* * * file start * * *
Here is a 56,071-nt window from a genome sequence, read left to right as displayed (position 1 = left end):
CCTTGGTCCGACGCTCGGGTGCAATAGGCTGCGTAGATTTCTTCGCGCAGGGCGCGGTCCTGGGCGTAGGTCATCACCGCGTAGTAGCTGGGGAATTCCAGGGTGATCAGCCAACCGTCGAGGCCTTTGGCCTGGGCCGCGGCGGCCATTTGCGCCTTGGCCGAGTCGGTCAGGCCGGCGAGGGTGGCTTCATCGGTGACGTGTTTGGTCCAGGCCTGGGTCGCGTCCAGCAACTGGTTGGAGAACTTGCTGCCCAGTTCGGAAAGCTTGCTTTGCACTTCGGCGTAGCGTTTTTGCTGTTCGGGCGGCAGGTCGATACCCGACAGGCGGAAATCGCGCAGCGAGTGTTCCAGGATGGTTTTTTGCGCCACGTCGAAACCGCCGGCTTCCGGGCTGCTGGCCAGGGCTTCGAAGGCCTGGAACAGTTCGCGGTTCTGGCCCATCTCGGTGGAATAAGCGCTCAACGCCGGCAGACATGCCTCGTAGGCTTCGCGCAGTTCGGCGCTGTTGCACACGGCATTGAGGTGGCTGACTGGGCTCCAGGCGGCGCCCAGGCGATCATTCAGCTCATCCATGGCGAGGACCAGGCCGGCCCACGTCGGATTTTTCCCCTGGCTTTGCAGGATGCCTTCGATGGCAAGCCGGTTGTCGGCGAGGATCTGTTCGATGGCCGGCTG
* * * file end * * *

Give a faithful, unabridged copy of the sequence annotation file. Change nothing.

Here is a 56,071-nt window from a genome sequence, read left to right as displayed (position 1 = left end):
CCTTGGTCCGACGCTCGGGTGCAATAGGCTGCGTAGATTTCTTCGCGCAGGGCGCGGTCCTGGGCGTAGGTCATCACCGCGTAGTAGCTGGGGAATTCCAGGGTGATCAGCCAACCGTCGAGGCCTTTGGCCTGGGCCGCGGCGGCCATTTGCGCCTTGGCCGAGTCGGTCAGGCCGGCGAGGGTGGCTTCATCGGTGACGTGTTTGGTCCAGGCCTGGGTCGCGTCCAGCAACTGGTTGGAGAACTTGCTGCCCAGTTCGGAAAGCTTGCTTTGCACTTCGGCGTAGCGTTTTTGCTGTTCGGGCGGCAGGTCGATACCCGACAGGCGGAAATCGCGCAGCGAGTGTTCCAGGATGGTTTTTTGCGCCACGTCGAAACCGCCGGCTTCCGGGCTGCTGGCCAGGGCTTCGAAGGCCTGGAACAGTTCGCGGTTCTGGCCCATCTCGGTGGAATAAGCGCTCAACGCCGGCAGACATGCCTCGTAGGCTTCGCGCAGTTCGGCGCTGTTGCACACGGCATTGAGGTGGCTGACTGGGCTCCAGGCGGCGCCCAGGCGATCATTCAGCTCATCCATGGCGAGGACCAGGCCGGCCCACGTCGGATTTTTCCCCTGGCTTTGCAGGATGCCTTCGATGGCAAGCCGGTTGTCGGCGAGGATCTGTTCGATGGCCGGCTG